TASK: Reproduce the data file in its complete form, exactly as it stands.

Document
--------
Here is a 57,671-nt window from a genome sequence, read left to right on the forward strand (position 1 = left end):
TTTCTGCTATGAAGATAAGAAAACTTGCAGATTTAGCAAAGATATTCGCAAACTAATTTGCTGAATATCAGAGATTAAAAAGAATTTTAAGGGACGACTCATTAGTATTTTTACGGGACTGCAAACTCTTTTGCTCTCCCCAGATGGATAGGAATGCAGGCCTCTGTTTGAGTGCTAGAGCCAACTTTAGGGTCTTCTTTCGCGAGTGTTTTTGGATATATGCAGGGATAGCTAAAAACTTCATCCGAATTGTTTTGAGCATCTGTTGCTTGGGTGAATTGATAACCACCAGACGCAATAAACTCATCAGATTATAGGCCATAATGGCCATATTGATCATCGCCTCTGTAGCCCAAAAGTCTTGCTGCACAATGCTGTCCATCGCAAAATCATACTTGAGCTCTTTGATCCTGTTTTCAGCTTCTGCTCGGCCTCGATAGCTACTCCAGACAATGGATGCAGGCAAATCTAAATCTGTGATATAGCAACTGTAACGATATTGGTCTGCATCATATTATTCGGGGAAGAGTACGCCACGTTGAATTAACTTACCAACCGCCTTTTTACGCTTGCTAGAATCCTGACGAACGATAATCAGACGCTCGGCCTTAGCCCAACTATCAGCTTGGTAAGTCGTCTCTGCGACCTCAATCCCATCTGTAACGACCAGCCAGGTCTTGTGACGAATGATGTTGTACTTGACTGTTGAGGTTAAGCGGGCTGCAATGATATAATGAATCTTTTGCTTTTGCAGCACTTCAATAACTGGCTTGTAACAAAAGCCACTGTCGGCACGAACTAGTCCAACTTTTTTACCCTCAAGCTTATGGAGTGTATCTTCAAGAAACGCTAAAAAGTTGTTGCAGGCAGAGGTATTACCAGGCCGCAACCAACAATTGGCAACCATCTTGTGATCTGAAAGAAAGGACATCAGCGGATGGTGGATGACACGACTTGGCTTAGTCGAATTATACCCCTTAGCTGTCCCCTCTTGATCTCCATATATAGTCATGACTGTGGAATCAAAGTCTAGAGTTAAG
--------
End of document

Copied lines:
Here is a 57,671-nt window from a genome sequence, read left to right on the forward strand (position 1 = left end):
TTTCTGCTATGAAGATAAGAAAACTTGCAGATTTAGCAAAGATATTCGCAAACTAATTTGCTGAATATCAGAGATTAAAAAGAATTTTAAGGGACGACTCATTAGTATTTTTACGGGACTGCAAACTCTTTTGCTCTCCCCAGATGGATAGGAATGCAGGCCTCTGTTTGAGTGCTAGAGCCAACTTTAGGGTCTTCTTTCGCGAGTGTTTTTGGATATATGCAGGGATAGCTAAAAACTTCATCCGAATTGTTTTGAGCATCTGTTGCTTGGGTGAATTGATAACCACCAGACGCAATAAACTCATCAGATTATAGGCCATAATGGCCATATTGATCATCGCCTCTGTAGCCCAAAAGTCTTGCTGCACAATGCTGTCCATCGCAAAATCATACTTGAGCTCTTTGATCCTGTTTTCAGCTTCTGCTCGGCCTCGATAGCTACTCCAGACAATGGATGCAGGCAAATCTAAATCTGTGATATAGCAACTGTAACGATATTGGTCTGCATCATATTATTCGGGGAAGAGTACGCCACGTTGAATTAACTTACCAACCGCCTTTTTACGCTTGCTAGAATCCTGACGAACGATAATCAGACGCTCGGCCTTAGCCCAACTATCAGCTTGGTAAGTCGTCTCTGCGACCTCAATCCCATCTGTAACGACCAGCCAGGTCTTGTGACGAATGATGTTGTACTTGACTGTTGAGGTTAAGCGGGCTGCAATGATATAATGAATCTTTTGCTTTTGCAGCACTTCAATAACTGGCTTGTAACAAAAGCCACTGTCGGCACGAACTAGTCCAACTTTTTTACCCTCAAGCTTATGGAGTGTATCTTCAAGAAACGCTAAAAAGTTGTTGCAGGCAGAGGTATTACCAGGCCGCAACCAACAATTGGCAACCATCTTGTGATCTGAAAGAAAGGACATCAGCGGATGGTGGATGACACGACTTGGCTTAGTCGAATTATACCCCTTAGCTGTCCCCTCTTGATCTCCATATATAGTCATGACTGTGGAATCAAAGTCTAGAGTTAAG